After days, or was it weeks, of rain, the weather gods blessed us with a sunny Sunday. Never ones to let a gift like that slip by, H, Tim M., Bill H., Bob H., and I gathered at the Bay Campus for a spot of leisurely kayaking. Since the wind was forecasted to pick up later in the day, we decided to paddle along the shore towards Whale Rock.
I've paddled this stretch more times than I can count and it still amazes me. The rocky cliffs sparkled with run-off and sun shine. The water was a crisp green. The sky was a sharp blue. There was just enough wave action to make playing in the rocks fun.
Tim found a cool nook with a small waterfall. It was a little small for two boats, but that didn't stop Bob from trying to sneak in.
We lunched at the usual spot just past Bonnet Shores. It was nice to just sit in the sun. As a bonus, H made low-fat, but still yummy, brownies. The secret has something to do with apple sauce. According to Tim, apple sauce can be used as a universal condiment. It is particularly good with broccoli.
After lunch, we initially decided to paddle up to Whale Rock and then over to Beaver Tail. The weather gods had different plans for us however. The wind slipped around to the north and gathered strength. Instead of facing a long slog back in addition to two crossings, we turned back to Bay Campus.

It was a wise decision. The paddle back was tough, but not miserable. We still found some nice rock dodging spots. We also gawked at some of the gaudy houses being put up along the shore.
By the time we made it back to Bay Campus, we were pleasantly pooped and relaxed enough to face another week of work.

Saturday, June 10, 2006

Eskimos and Staying Put

After the practice on Saturday, Carol mentioned that Wayne Hurodowitch had said that instead of teaching newbies how to exit their boats, instructors should be teaching them how to stay in their boats. Both of us agreed that it is best for a kayaker to stay in the boat, but that it is probably unrealistic for most people. Rolling is one of the last things sea kayakers are taught. The early focus in safety training is on self-rescues, like the paddle float rescue and T-rescues.
Thinking about it while writting about the rescue session, I wondered if that is really the best approach. In white water kayaking, one of the first things you learn how to do is roll. The theory is that you should only come out of the boat if there is no other option. Most eskimos couldn't even swim, so they rarely left the boat. It is possible to stay in the cockpit of an upside down boat and get air by swimming or sculling.
Maybe it would be best to focus on teaching people to stay in the kayak? It would make rescues easier and eliminate the need for pumping out an open cockpit in rough water. In cold water, it means that a lot less of the person is in the water..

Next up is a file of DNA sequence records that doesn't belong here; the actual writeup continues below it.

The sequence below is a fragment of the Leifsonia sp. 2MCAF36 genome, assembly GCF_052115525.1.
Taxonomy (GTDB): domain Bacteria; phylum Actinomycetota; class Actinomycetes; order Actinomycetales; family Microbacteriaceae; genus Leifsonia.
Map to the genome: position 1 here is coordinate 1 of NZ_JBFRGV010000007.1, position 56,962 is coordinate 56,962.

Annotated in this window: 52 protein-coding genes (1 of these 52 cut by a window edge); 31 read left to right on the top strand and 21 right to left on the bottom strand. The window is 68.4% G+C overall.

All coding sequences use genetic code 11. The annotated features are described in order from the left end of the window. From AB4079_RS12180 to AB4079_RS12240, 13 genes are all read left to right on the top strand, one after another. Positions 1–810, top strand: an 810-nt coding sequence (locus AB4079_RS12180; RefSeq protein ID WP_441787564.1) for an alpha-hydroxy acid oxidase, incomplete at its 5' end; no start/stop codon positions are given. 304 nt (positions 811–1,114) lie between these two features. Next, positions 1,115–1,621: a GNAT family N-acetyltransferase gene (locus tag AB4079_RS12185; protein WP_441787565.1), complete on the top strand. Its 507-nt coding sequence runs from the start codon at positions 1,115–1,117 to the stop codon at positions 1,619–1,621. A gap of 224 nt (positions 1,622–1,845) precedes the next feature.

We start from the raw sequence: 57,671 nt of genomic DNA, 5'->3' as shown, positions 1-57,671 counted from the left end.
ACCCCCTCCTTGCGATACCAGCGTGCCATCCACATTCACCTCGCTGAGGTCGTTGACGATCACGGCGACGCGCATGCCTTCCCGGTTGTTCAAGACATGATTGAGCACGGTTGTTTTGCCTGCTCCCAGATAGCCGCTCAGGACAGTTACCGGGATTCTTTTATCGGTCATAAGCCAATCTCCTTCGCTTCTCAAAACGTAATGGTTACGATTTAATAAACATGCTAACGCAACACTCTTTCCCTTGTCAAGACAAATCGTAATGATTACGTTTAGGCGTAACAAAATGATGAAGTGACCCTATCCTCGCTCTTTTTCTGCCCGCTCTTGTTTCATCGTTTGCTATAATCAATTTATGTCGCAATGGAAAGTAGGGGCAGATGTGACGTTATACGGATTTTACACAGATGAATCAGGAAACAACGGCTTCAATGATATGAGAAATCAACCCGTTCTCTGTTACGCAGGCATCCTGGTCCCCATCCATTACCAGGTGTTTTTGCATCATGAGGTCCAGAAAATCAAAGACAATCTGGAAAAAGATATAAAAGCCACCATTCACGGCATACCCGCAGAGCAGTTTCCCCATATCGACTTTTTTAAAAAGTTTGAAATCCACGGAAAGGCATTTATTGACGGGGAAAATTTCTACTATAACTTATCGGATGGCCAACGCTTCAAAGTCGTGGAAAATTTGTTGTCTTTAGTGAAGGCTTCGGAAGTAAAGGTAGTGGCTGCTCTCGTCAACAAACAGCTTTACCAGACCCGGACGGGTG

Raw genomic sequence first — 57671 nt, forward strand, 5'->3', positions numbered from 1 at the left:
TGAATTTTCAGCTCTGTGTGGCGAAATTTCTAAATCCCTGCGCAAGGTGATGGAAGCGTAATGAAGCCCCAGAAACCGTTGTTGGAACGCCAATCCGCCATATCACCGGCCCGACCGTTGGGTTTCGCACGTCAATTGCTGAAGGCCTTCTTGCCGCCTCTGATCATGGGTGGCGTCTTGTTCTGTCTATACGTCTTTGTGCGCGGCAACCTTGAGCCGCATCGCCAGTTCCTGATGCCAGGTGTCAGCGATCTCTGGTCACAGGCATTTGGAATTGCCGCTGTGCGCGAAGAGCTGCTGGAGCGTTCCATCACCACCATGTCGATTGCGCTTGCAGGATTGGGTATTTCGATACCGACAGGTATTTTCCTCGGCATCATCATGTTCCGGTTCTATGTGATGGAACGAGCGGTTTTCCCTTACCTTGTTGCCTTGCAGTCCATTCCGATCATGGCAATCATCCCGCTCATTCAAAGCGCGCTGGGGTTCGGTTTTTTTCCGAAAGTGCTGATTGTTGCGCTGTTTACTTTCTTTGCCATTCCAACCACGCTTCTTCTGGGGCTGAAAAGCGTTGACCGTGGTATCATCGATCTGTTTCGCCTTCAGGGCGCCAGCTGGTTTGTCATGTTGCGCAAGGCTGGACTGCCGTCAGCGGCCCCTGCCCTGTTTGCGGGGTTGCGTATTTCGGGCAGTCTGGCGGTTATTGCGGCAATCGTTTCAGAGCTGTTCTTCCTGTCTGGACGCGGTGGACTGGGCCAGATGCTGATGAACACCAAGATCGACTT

The reality is... the majority of paddlers are purely recreational and don't venture into conditions where a rescue is that tricky. Many are not particularly athletic. Most paddlers paddle in a group, so there are plenty of people to facilitate a rescue.


Saturday was the RIC/KA sea kayaking rescue session lead by Tim Motte. Despite the inauspicious weather (downpour) in the morning, seven people showed up and practiced safety skills. As the incident last weekend off of the MA coast attests, safety skills cannot be underestimated. You never know when you are going to need to be plucked from the drink or need to pluck somebody from the drink.
Tim ran through a progression of skills starting with wet exits. While it can be argued the safest strategy for a paddler is to never come out of their boat, the reality is that most paddlers cannot always roll a kayak up, do the rat swim, or hang upside down holding their breath long enough for somebody to perform an eskimo rescue. We all need to know that we can get out of our boats and how to do it quickly and safely.
After wet exits, Tim went over the standard T-rescue. During his talk he pointed out two very important things:

  1. When you paddle with a group it is important to be a part of the group. When you go over and wind up swimming, you let the group rescue you. When somebody else goes in, you help rescue them.

  2. When you wind up in the water, don't just be a passive victim. Be proactive in facilitating your rescue by holding onto your paddle and boat, making noise to attract attention, and listening to the rescuer.

Tim also demonstrated using a stirrup for helping a swimmer into their boat. We went over the pros and the cons of the stirrup. The pros are that the stirrup makes it easier to get heavier people in their boat and the stirrup, if used properly, stabilizes the rescue boat. The cons are that the stirrup can easily become an entrapment for the swimmer to become ensnared and it takes some time to set up the stirrup.
Eskimo rescues were also demonstrated and debated. Most people have only ever seen them used during practice sessions. For instance, they are great when doing rolling practice. I have seen it used once in the wild, but it was a rare case of factors lining up just right to make the rescue work. The biggest question was about how realistic it is for a capsized paddler to stay in his boat long enough for a rescuer to get a boat in position? Another question was about the risk of the swimmer banging their head.
See Eskimos and Staying-put for more thinking about sticking with the boat.